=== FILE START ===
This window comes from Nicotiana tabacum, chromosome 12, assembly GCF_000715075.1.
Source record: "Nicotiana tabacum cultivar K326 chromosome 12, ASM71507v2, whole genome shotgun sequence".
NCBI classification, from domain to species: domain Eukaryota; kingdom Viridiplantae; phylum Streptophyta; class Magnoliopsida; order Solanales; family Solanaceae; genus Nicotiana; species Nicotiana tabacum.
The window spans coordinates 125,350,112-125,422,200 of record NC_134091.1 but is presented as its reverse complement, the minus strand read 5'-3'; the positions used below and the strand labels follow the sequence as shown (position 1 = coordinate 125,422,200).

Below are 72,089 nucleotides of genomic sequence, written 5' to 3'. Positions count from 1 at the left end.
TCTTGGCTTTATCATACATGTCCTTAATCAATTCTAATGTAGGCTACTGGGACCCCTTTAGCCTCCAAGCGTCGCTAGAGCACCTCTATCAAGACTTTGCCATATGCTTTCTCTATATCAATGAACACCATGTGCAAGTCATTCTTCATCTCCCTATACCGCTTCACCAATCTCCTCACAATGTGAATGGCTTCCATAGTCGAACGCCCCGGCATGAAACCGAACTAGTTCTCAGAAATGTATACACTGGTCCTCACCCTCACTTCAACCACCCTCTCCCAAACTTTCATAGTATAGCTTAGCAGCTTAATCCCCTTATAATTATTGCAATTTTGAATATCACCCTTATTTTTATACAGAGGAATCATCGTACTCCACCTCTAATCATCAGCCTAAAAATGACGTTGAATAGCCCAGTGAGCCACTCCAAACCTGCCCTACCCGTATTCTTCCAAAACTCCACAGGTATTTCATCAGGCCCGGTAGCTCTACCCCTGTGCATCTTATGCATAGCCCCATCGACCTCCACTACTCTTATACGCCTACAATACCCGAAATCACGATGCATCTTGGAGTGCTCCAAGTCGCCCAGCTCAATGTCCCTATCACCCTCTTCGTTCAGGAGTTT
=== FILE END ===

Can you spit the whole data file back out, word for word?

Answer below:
This window comes from Nicotiana tabacum, chromosome 12, assembly GCF_000715075.1.
Source record: "Nicotiana tabacum cultivar K326 chromosome 12, ASM71507v2, whole genome shotgun sequence".
NCBI classification, from domain to species: domain Eukaryota; kingdom Viridiplantae; phylum Streptophyta; class Magnoliopsida; order Solanales; family Solanaceae; genus Nicotiana; species Nicotiana tabacum.
The window spans coordinates 125,350,112-125,422,200 of record NC_134091.1 but is presented as its reverse complement, the minus strand read 5'-3'; the positions used below and the strand labels follow the sequence as shown (position 1 = coordinate 125,422,200).

Below are 72,089 nucleotides of genomic sequence, written 5' to 3'. Positions count from 1 at the left end.
TCTTGGCTTTATCATACATGTCCTTAATCAATTCTAATGTAGGCTACTGGGACCCCTTTAGCCTCCAAGCGTCGCTAGAGCACCTCTATCAAGACTTTGCCATATGCTTTCTCTATATCAATGAACACCATGTGCAAGTCATTCTTCATCTCCCTATACCGCTTCACCAATCTCCTCACAATGTGAATGGCTTCCATAGTCGAACGCCCCGGCATGAAACCGAACTAGTTCTCAGAAATGTATACACTGGTCCTCACCCTCACTTCAACCACCCTCTCCCAAACTTTCATAGTATAGCTTAGCAGCTTAATCCCCTTATAATTATTGCAATTTTGAATATCACCCTTATTTTTATACAGAGGAATCATCGTACTCCACCTCTAATCATCAGCCTAAAAATGACGTTGAATAGCCCAGTGAGCCACTCCAAACCTGCCCTACCCGTATTCTTCCAAAACTCCACAGGTATTTCATCAGGCCCGGTAGCTCTACCCCTGTGCATCTTATGCATAGCCCCATCGACCTCCACTACTCTTATACGCCTACAATACCCGAAATCACGATGCATCTTGGAGTGCTCCAAGTCGCCCAGCTCAATGTCCCTATCACCCTCTTCGTTCAGGAGTTT